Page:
The source code for this site is on GitHub:

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Section 1 of 3

Types, Read-only Properties, and Mapped Types

Slide 3 / 25

Transform data into UI

Let’s first talk about data. What UI libraries like React or Vue essentially do is to transform data into UI. For example, in React, you specify data as props or state, and it renders UI based on this data.

UI libraries transform data into UI

Now, let’s take a look at the following todo app. Can you guess what data is associated with this UI?

What data is associated with this UI?
First todo
Second todo

Answer: Here’s the associated data. It’s an array of objects, each having id, text, and done.

// Associated data. If we're using React, this
// would be the component’s props or state
[
{ id: 1, text: 'First todo', done: false },
{ id: 2, text: 'Second todo', done: false }
]

Here’s what’s inside each todo object:

  • id is the ID of each todo item. This is usually generated by a backend database.
  • text contains the text of each todo item.
  • And most importantly, done is true for completed items and is false otherwise.

Let’s display the app together with its associated data. Try checking and unchecking each checkbox, and take a look at how done changes.

↓ Check and uncheck the checkboxes,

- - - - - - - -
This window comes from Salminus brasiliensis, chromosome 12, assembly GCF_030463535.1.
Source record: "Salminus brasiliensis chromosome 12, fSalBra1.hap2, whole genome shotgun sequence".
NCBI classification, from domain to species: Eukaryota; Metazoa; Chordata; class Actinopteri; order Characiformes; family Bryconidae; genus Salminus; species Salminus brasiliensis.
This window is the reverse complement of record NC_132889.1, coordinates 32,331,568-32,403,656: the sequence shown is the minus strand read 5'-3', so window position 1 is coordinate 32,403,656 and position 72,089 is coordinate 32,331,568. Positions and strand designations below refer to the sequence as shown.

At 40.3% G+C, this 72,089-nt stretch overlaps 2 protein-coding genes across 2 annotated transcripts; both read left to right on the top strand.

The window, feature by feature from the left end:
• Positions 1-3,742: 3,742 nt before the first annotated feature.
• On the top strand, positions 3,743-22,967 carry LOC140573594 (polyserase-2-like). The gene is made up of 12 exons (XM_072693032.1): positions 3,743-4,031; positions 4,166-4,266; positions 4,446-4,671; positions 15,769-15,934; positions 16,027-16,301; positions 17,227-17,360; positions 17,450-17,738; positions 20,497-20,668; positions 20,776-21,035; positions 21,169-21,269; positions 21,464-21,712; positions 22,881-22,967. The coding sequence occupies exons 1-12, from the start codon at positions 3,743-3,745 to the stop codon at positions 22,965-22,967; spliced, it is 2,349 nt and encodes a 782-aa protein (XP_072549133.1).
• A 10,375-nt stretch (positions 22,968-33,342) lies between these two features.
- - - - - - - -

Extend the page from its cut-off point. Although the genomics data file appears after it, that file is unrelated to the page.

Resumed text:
and take a look at how done changes
First todo
Second todo
// "done" changes when you check/uncheck
[
{ id: 1, text: 'First todo', done: false },
{ id: 2, text: 'Second todo', done: false }
]

As you can see, when you check/uncheck a checkbox, it updates the underlying data (the done property), and in turn, the UI gets updated. This is how UI libraries like React and Vue work.

When a user interacts with the UI, the data gets updated, and in turn, the UI gets updated

Next, let’s take a look at how the data gets updated.

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Let’s implement toggleTodo()

To implement the check/uncheck functionality, we need to write code that toggles the done property of a single todo item.

Let’s name this function toggleTodo(). Here’s how it should work:

  • When you call toggleTodo() on a single todo object…
  • …it needs to return a new todo object with the opposite boolean value for the done property.
// Takes a single todo object and returns
// a new todo object containing the opposite
// boolean value for the "done" proprty.
function toggleTodo(todo) {
// ...
}
// Example usage:
toggleTodo({ id:, text: '…', done: true })
// -> returns { id: …, text: '…', done: false }
toggleTodo({ id:, text: '…', done: false })
// -> returns { id: …, text: '…', done: true }

Now, let me introduce our junior developer, Little Duckling. He’s going to implement toggleTodo() for us.

I’m Little Duckling, and I’m a junior developer!

I’ve implemented toggleTodo() for you. Could you take a look?

Little Duckling’s toggleTodo() implementation
function toggleTodo(todo) {
return {
text: todo.text,
done: !todo.done
}
}

Let’s check if Little Duckling’s implementation is correct. Take a look at the following test case. What do you think the output would be? Try to guess first and press Run below.